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Post-shooting nicey-nice won’t last long

  In the immediate wake of yesterday’s shooting spree in suburban Washington, I declared here and on Facebook that I was temporarily not in the mood to engage in my usual political snarkiness. Well, the feeling has passed. Yes, I still disdain violent political rhetoric. Always have and always will. But I’m reminded of something the late Paddy Bauler, a legendary Chicago alderman and saloonkeeper, once said: “Politics ain’t beanbag.” No, it ain’t. President Trump appeared briefly on television...

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My message on Facebook this morning

  I don’t know about you, but the tragic events this morning in suburban Washington have silenced my snarky impulses today. There were various nasty things I was going to say about certain politicians, but I can’t bring myself to use the words — at least for the time being. I’m preoccupied with the thought that political violence is a terrible...

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The trick, I’ve concluded, is to not take Trump seriously

  Like countless other Americans, I’ve suffered through nearly five months of Donald Trump’s presidency with a deep sense of dismay at the disgrace this unqualified man has visited upon the highest  political office in our land. But I’ve lately decided that the pain is much more bearable if we think of our nation’s current chief executive as a joke of sorts that will greatly amuse us after he’s gone. I’m not a religious person, but I’d like to believe the old quotation of uncertain authorship...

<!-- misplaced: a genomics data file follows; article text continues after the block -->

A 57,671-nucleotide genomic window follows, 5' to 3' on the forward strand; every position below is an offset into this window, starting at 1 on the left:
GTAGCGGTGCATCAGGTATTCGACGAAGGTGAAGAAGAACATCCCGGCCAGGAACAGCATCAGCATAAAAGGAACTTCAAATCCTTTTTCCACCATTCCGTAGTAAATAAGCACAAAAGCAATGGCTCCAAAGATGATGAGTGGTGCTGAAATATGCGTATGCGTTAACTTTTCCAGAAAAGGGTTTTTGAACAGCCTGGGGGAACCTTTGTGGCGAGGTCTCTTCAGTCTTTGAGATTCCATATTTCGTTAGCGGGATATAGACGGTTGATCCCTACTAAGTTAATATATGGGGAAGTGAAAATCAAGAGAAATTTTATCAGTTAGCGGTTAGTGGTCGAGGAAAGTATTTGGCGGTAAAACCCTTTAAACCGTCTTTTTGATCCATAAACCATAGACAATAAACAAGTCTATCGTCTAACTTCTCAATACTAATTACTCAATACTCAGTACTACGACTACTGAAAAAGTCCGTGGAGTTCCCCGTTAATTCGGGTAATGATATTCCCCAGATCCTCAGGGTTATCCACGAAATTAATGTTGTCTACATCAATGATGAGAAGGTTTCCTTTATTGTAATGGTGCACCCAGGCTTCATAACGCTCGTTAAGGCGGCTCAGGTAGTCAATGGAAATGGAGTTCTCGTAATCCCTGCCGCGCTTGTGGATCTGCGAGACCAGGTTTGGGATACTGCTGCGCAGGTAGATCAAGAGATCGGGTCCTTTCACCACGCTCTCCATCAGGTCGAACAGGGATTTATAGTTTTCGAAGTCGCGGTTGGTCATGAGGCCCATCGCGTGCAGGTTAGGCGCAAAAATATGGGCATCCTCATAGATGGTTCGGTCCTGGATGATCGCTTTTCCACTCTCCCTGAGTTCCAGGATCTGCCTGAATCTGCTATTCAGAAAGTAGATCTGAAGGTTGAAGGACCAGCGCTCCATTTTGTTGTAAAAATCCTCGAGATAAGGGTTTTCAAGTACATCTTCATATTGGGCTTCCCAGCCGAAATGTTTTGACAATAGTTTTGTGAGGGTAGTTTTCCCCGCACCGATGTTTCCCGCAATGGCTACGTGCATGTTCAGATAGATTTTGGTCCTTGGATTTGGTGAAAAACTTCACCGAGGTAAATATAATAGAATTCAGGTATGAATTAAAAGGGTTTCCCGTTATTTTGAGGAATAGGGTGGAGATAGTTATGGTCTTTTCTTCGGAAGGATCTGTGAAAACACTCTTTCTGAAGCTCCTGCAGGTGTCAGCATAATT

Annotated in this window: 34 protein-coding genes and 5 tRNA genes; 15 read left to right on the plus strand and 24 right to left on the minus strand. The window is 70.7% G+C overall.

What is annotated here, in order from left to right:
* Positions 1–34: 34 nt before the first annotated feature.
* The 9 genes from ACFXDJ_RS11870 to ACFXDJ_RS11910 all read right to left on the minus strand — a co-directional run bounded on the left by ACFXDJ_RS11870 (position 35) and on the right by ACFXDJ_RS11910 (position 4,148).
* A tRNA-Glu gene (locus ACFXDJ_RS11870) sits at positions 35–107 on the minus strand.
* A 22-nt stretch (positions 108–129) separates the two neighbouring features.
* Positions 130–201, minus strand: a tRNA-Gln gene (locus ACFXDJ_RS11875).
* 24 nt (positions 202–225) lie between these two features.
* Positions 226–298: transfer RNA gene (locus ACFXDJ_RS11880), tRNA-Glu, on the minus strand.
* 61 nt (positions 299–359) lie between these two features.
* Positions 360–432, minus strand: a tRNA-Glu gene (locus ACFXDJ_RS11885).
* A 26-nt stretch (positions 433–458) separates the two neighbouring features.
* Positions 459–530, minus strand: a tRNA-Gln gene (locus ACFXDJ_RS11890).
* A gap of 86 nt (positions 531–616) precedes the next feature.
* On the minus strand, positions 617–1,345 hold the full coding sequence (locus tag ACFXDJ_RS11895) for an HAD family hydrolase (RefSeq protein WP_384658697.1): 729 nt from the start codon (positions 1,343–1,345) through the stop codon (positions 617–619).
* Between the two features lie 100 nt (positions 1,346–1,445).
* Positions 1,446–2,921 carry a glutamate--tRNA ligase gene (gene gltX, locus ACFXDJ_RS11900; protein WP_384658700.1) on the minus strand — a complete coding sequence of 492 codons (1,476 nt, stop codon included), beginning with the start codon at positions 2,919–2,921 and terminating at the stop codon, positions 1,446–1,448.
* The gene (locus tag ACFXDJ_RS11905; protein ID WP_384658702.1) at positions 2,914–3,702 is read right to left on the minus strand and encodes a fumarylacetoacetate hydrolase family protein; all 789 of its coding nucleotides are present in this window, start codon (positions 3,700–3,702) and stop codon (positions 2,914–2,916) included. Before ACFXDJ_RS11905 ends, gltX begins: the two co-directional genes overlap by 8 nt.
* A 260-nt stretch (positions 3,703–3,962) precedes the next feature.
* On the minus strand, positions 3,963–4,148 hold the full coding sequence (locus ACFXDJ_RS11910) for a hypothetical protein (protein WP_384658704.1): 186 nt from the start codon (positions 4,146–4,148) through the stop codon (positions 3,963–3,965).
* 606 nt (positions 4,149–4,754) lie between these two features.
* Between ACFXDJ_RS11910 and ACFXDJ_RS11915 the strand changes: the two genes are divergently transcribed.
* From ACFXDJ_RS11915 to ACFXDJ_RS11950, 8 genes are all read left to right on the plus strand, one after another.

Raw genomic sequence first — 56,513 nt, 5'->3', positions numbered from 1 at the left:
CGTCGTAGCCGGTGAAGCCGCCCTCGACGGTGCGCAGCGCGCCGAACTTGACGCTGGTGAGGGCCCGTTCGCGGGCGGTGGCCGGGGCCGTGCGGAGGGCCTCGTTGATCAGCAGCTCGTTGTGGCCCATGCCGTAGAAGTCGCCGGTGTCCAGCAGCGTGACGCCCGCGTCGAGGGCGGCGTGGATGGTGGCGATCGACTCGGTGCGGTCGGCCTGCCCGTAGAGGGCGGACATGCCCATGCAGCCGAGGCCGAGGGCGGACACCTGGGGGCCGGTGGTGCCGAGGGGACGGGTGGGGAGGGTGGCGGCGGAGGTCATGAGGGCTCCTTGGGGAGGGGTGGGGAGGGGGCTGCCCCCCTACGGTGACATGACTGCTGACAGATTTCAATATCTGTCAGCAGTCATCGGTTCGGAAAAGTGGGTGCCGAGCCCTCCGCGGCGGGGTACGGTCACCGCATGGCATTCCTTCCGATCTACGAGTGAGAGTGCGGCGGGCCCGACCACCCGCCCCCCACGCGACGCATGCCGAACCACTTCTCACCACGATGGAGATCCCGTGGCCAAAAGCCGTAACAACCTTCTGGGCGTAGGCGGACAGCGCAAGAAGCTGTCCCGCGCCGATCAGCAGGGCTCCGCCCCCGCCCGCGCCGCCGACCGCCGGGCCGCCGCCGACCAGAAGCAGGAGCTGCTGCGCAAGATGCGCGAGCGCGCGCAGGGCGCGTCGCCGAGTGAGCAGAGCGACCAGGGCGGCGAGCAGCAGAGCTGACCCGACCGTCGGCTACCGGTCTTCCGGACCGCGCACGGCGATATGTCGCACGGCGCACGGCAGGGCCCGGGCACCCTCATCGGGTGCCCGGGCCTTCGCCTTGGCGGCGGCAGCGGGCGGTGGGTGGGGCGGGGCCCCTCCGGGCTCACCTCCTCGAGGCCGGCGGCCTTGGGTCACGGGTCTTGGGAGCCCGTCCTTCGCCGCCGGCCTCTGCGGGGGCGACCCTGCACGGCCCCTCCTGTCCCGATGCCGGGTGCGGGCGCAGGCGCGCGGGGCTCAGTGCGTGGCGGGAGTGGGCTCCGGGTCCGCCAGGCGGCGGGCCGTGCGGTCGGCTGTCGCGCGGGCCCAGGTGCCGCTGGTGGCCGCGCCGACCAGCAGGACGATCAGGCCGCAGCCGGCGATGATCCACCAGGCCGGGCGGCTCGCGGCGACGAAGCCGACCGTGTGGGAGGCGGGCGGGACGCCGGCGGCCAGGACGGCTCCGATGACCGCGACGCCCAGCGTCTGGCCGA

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Did Trump tape his talks with Comey? No way!

  Anyone who actually believes Donald Trump’s silly hints that he may have recorded his White House conversations with then-FBI Director James Comey is as stupid as the biggest sucker ever encountered by a carnival con-man. Journalists who treat this nonsense with even an ounce of seriousness should be ashamed of themselves. If Trump had any recorded evidence disputing Comey’s claim that the president asked him to back off from an investigation of former national security adviser Michael Flynn, he would have produced it weeks...

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The fear of primary challenges is ruining American politics

    The rarest commodity in American politics these days is courage, especially among incumbents. Many, if not most, officeholders are reluctant to speak their minds on certain issues for fear that the next primary election will bring a challenge from some candidate loaded with money from special interests. In a sense, this is the way party discipline is supposed to work. If a Republican, for example, dares express an opinion that varies from prevailing party orthodoxy, he or she runs the risk of getting “primaried.” Oh...

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McCain embarrassed himself at Comey hearing

  The last lawmaker to pose questions to former FBI Director James Comey at this morning’s meeting of the Senate Intelligence Committee was John McCain, the Arizona Republican. His performance was pathetic, to put it kindly. The 80-year-old McCain at times made no sense at all. He repeatedly conflated the continuing investigation of Russian meddling in the American presidential campaign with the now-closed probe of Hillary Clinton’s private email server. He asked Comey why the Clinton investigation was concluded while the...